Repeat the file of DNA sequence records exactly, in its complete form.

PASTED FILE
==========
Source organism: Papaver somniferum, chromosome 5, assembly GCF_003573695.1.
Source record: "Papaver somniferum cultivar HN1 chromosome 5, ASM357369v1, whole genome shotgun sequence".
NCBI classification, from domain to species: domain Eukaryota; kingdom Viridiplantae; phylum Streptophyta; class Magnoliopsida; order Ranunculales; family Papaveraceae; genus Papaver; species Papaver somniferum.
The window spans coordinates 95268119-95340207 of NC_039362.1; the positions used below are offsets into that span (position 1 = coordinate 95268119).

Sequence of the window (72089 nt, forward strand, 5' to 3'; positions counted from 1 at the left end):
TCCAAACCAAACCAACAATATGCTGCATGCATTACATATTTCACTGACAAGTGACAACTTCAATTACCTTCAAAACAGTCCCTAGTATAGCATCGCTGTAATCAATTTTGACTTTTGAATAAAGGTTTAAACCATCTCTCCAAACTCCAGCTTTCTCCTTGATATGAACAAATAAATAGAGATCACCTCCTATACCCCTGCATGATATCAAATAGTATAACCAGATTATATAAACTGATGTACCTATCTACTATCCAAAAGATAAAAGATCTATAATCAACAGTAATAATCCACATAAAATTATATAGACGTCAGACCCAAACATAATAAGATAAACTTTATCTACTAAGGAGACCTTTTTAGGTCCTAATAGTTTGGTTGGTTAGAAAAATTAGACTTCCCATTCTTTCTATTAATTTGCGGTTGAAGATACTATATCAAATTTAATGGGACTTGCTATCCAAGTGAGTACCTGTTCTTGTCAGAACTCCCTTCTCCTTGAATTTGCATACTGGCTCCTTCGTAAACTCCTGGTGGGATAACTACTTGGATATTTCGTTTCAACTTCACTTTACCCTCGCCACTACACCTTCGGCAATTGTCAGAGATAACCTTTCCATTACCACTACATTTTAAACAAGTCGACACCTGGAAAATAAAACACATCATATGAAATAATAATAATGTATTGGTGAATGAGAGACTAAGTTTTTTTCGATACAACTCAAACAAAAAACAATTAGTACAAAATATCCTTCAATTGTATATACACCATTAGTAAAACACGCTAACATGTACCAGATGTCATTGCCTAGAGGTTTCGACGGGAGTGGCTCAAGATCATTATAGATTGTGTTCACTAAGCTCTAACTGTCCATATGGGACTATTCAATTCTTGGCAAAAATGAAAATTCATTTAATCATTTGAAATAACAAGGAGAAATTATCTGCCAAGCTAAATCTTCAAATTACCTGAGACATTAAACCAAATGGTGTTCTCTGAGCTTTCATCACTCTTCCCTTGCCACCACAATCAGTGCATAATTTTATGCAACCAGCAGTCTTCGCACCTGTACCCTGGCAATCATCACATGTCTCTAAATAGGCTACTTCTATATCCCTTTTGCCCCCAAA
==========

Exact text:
Source organism: Papaver somniferum, chromosome 5, assembly GCF_003573695.1.
Source record: "Papaver somniferum cultivar HN1 chromosome 5, ASM357369v1, whole genome shotgun sequence".
NCBI classification, from domain to species: domain Eukaryota; kingdom Viridiplantae; phylum Streptophyta; class Magnoliopsida; order Ranunculales; family Papaveraceae; genus Papaver; species Papaver somniferum.
The window spans coordinates 95268119-95340207 of NC_039362.1; the positions used below are offsets into that span (position 1 = coordinate 95268119).

Sequence of the window (72089 nt, forward strand, 5' to 3'; positions counted from 1 at the left end):
TCCAAACCAAACCAACAATATGCTGCATGCATTACATATTTCACTGACAAGTGACAACTTCAATTACCTTCAAAACAGTCCCTAGTATAGCATCGCTGTAATCAATTTTGACTTTTGAATAAAGGTTTAAACCATCTCTCCAAACTCCAGCTTTCTCCTTGATATGAACAAATAAATAGAGATCACCTCCTATACCCCTGCATGATATCAAATAGTATAACCAGATTATATAAACTGATGTACCTATCTACTATCCAAAAGATAAAAGATCTATAATCAACAGTAATAATCCACATAAAATTATATAGACGTCAGACCCAAACATAATAAGATAAACTTTATCTACTAAGGAGACCTTTTTAGGTCCTAATAGTTTGGTTGGTTAGAAAAATTAGACTTCCCATTCTTTCTATTAATTTGCGGTTGAAGATACTATATCAAATTTAATGGGACTTGCTATCCAAGTGAGTACCTGTTCTTGTCAGAACTCCCTTCTCCTTGAATTTGCATACTGGCTCCTTCGTAAACTCCTGGTGGGATAACTACTTGGATATTTCGTTTCAACTTCACTTTACCCTCGCCACTACACCTTCGGCAATTGTCAGAGATAACCTTTCCATTACCACTACATTTTAAACAAGTCGACACCTGGAAAATAAAACACATCATATGAAATAATAATAATGTATTGGTGAATGAGAGACTAAGTTTTTTTCGATACAACTCAAACAAAAAACAATTAGTACAAAATATCCTTCAATTGTATATACACCATTAGTAAAACACGCTAACATGTACCAGATGTCATTGCCTAGAGGTTTCGACGGGAGTGGCTCAAGATCATTATAGATTGTGTTCACTAAGCTCTAACTGTCCATATGGGACTATTCAATTCTTGGCAAAAATGAAAATTCATTTAATCATTTGAAATAACAAGGAGAAATTATCTGCCAAGCTAAATCTTCAAATTACCTGAGACATTAAACCAAATGGTGTTCTCTGAGCTTTCATCACTCTTCCCTTGCCACCACAATCAGTGCATAATTTTATGCAACCAGCAGTCTTCGCACCTGTACCCTGGCAATCATCACATGTCTCTAAATAGGCTACTTCTATATCCCTTTTGCCCCCAAA